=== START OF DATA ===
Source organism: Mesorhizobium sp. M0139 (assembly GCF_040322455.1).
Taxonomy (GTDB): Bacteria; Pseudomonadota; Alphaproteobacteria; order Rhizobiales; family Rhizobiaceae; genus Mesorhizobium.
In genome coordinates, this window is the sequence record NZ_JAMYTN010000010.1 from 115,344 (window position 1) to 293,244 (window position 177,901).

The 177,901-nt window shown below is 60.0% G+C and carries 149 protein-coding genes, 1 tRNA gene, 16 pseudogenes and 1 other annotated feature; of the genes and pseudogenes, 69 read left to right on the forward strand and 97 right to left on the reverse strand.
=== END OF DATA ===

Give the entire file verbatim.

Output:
Source organism: Mesorhizobium sp. M0139 (assembly GCF_040322455.1).
Taxonomy (GTDB): Bacteria; Pseudomonadota; Alphaproteobacteria; order Rhizobiales; family Rhizobiaceae; genus Mesorhizobium.
In genome coordinates, this window is the sequence record NZ_JAMYTN010000010.1 from 115,344 (window position 1) to 293,244 (window position 177,901).

The 177,901-nt window shown below is 60.0% G+C and carries 149 protein-coding genes, 1 tRNA gene, 16 pseudogenes and 1 other annotated feature; of the genes and pseudogenes, 69 read left to right on the forward strand and 97 right to left on the reverse strand.